The number of past shows varies based upon the age of the show, the network, and other factors. Some shows, Like Longmire in season 2 a viewer could only watch the previous week's episode, and that was it. Other shows, the entire catalog is there. With the more popular television shows, Hulu pretty regularly schedules "binge watching weeks" where many of the popular titles have the entire catalog available for viewing. ABC shows seem to have the longest run-time on Hulu on average. Some shows (like The Daily Show) have seriously lengthy back-viewing. Other shows , especially those from the NBC/Universal catalog tend to be on a shorter span. CBS does not provide new episodes at all, though back catalog stuff from them is on there and apparently Elementary will be coming to Hulu after season 4 begins.
The service is by no means a cure-all for cord-cutters. But, it does cover a ton of new content, and that will always be its niche - new content. For $8/month, viewers can get new content without the need for cable or satellite. They have the entire Criterion Collection available, as well as a number of other films. Films are all commercial free. Sometimes prime-time stuff is if the show has a particular sponsor. Commercials in general have increased over the past 3 years, a little bit each six months or so. They are still less than half of what viewers would get watching live. I would love a commercial-free model and be willing to pay a bit more for it, but the reality is that the sort of premium they would likely have to charge would put it back into a price range near to basic cable. So, I live with some commercials that I can largely ignore.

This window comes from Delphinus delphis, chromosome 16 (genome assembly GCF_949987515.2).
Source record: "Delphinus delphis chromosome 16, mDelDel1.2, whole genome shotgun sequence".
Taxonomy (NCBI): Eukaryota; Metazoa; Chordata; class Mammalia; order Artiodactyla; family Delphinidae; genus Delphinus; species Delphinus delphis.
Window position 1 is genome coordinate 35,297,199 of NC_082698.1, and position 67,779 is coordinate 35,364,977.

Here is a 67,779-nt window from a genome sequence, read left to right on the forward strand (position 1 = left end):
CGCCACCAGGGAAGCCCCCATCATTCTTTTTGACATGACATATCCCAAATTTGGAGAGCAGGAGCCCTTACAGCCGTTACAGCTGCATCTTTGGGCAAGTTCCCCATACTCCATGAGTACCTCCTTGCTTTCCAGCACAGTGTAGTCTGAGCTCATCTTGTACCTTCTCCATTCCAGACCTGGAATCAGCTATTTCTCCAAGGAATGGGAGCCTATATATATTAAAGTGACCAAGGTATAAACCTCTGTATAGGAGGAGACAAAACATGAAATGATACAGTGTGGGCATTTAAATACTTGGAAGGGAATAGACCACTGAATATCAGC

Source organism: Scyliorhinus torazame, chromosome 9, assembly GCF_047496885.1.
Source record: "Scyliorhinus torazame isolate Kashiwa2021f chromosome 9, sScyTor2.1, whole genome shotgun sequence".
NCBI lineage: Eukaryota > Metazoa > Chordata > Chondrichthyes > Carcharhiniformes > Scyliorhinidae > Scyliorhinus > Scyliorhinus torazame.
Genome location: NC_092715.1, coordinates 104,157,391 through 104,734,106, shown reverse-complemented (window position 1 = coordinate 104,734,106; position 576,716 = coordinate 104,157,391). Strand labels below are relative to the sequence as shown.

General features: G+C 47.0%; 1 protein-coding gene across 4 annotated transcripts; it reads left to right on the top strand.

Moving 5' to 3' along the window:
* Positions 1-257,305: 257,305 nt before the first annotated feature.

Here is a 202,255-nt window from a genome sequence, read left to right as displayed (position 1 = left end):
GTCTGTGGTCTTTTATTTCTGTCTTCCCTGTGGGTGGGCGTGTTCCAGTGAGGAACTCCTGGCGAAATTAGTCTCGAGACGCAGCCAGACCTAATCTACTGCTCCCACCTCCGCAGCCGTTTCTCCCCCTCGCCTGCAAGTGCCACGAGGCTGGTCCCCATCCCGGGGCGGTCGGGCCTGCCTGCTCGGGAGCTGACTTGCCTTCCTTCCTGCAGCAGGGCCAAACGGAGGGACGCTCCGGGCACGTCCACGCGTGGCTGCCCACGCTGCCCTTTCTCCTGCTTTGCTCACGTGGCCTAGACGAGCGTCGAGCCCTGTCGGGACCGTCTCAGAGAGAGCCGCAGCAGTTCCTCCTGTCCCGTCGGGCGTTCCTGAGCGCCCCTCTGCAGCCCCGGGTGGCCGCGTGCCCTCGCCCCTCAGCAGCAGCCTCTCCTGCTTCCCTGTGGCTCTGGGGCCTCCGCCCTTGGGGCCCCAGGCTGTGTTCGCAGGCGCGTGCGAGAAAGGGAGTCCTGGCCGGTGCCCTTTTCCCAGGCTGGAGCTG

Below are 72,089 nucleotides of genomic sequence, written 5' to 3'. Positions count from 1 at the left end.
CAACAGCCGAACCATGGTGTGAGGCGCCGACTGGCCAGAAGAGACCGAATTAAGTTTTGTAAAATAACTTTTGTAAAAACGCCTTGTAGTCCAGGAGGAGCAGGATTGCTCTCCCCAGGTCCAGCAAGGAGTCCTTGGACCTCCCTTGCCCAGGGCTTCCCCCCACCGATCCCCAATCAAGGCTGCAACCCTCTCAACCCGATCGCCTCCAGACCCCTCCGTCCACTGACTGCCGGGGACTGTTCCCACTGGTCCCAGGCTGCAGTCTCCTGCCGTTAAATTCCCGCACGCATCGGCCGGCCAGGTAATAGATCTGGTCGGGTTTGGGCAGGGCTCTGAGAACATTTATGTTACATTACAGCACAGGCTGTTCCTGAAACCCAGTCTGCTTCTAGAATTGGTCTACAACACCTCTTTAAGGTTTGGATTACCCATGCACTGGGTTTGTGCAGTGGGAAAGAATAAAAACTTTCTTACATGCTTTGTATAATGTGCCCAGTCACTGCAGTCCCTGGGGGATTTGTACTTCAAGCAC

Hulu shines the most during the regular U.S. viewing season, when most shows are next-day viewing. During the off-season, it still has plenty of use though, as that's when it works nicely for catching up on or getting exposure to plenty of foreign shows that have no U.S. market. I've found plenty of shows I enjoyed that way. They also do original programming like the other two services, though none are anywhere near as popular as some of the ones on Netflix.
Overall, Hulu+ probably rates a C+, or maybe even a solid B. If they ever add in new content from CBS, or if they ever do embrace an ad-free solution, they would become an almost essential part of the streaming age. As it is, they leave a few things to be desired. Still, I can't knock it for the cost.